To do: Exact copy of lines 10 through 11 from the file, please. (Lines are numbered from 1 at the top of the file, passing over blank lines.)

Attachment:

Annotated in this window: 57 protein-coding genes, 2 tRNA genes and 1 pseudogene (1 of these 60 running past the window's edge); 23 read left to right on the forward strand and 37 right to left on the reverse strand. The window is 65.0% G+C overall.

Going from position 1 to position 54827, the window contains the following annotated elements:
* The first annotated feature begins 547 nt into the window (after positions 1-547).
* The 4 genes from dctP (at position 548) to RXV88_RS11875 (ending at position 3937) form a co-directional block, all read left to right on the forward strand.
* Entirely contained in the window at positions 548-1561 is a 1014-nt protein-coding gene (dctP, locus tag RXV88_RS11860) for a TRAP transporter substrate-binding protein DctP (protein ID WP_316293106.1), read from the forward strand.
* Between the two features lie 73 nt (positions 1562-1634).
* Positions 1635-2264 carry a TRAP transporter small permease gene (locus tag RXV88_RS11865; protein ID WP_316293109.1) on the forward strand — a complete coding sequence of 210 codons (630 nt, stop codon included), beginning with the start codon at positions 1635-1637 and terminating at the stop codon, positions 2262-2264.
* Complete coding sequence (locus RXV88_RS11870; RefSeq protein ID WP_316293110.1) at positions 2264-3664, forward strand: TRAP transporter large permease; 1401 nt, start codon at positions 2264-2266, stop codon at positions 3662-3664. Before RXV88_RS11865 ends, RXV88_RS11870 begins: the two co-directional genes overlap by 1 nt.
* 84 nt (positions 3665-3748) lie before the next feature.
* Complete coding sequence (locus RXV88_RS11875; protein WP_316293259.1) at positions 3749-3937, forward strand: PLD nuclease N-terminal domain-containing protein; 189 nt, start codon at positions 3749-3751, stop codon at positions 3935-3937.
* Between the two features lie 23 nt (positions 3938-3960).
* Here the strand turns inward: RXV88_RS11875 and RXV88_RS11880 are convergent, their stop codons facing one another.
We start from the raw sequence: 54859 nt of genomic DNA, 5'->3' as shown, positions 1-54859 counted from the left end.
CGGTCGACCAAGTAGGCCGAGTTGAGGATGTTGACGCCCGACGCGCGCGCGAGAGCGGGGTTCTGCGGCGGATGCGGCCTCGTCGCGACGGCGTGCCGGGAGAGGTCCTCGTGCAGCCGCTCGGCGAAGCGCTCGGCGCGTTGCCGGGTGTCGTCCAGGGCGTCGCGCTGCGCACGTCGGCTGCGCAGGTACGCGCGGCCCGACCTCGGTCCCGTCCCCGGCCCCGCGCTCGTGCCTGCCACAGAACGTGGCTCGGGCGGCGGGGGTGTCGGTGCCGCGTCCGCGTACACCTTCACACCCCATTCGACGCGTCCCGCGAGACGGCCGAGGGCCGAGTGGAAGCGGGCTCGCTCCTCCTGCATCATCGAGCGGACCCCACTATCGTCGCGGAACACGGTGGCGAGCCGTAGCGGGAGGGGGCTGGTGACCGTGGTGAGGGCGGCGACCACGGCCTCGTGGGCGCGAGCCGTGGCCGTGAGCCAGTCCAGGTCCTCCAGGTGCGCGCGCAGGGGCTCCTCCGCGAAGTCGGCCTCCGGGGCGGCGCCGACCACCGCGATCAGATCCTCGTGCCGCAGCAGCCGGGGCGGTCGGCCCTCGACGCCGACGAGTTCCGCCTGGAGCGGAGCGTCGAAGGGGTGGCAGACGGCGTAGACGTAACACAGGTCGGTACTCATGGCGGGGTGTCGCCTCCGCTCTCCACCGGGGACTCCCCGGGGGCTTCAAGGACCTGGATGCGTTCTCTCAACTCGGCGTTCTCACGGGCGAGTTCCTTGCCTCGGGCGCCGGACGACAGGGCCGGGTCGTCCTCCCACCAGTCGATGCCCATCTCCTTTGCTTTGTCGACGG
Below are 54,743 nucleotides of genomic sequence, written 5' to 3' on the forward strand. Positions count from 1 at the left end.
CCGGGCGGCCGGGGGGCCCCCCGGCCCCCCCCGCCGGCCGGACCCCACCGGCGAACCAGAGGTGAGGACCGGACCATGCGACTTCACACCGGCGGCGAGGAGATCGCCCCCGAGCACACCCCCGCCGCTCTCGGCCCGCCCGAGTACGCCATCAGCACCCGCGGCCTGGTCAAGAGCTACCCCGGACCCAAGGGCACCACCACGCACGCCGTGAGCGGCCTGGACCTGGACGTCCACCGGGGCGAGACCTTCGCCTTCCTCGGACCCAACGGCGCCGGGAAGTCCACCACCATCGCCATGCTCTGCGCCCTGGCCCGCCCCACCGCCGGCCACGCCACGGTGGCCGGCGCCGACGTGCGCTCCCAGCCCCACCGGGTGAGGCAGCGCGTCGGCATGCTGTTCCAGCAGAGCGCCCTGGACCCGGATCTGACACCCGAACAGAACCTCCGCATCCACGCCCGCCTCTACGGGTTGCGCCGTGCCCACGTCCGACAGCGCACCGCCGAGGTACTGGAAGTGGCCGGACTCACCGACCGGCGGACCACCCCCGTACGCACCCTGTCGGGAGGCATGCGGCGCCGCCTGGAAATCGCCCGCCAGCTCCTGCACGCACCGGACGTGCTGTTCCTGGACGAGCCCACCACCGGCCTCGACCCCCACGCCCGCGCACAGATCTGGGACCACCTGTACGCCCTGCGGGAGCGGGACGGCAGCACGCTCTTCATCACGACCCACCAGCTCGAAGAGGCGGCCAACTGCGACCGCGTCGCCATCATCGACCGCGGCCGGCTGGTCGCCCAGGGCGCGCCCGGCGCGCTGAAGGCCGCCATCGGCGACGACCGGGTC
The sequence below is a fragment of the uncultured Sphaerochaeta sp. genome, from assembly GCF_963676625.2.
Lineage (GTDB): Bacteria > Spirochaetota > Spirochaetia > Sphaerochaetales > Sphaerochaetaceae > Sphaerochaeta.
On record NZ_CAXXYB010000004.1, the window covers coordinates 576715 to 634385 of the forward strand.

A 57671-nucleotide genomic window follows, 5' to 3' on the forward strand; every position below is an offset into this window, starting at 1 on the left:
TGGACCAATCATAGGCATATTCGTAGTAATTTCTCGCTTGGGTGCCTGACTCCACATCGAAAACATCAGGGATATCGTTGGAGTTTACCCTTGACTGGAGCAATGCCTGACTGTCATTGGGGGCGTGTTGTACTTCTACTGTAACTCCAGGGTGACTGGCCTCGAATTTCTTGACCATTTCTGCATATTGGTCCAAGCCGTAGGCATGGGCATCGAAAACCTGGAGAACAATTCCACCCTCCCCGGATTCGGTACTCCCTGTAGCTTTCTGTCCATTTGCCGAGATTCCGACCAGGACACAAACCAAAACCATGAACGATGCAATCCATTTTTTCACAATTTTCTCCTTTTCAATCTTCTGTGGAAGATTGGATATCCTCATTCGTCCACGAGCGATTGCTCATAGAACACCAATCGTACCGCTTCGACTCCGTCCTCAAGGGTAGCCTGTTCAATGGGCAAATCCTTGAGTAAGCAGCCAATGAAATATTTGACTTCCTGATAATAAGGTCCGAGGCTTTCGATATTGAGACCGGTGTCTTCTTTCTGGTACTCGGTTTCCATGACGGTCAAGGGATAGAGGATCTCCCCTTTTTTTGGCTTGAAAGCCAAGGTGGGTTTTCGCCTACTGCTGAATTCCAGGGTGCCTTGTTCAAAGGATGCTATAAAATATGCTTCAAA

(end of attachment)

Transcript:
* Complete coding sequence (locus RXV88_RS11875; protein WP_316293259.1) at positions 3749-3937, forward strand: PLD nuclease N-terminal domain-containing protein; 189 nt, start codon at positions 3749-3751, stop codon at positions 3935-3937.
* Between the two features lie 23 nt (positions 3938-3960).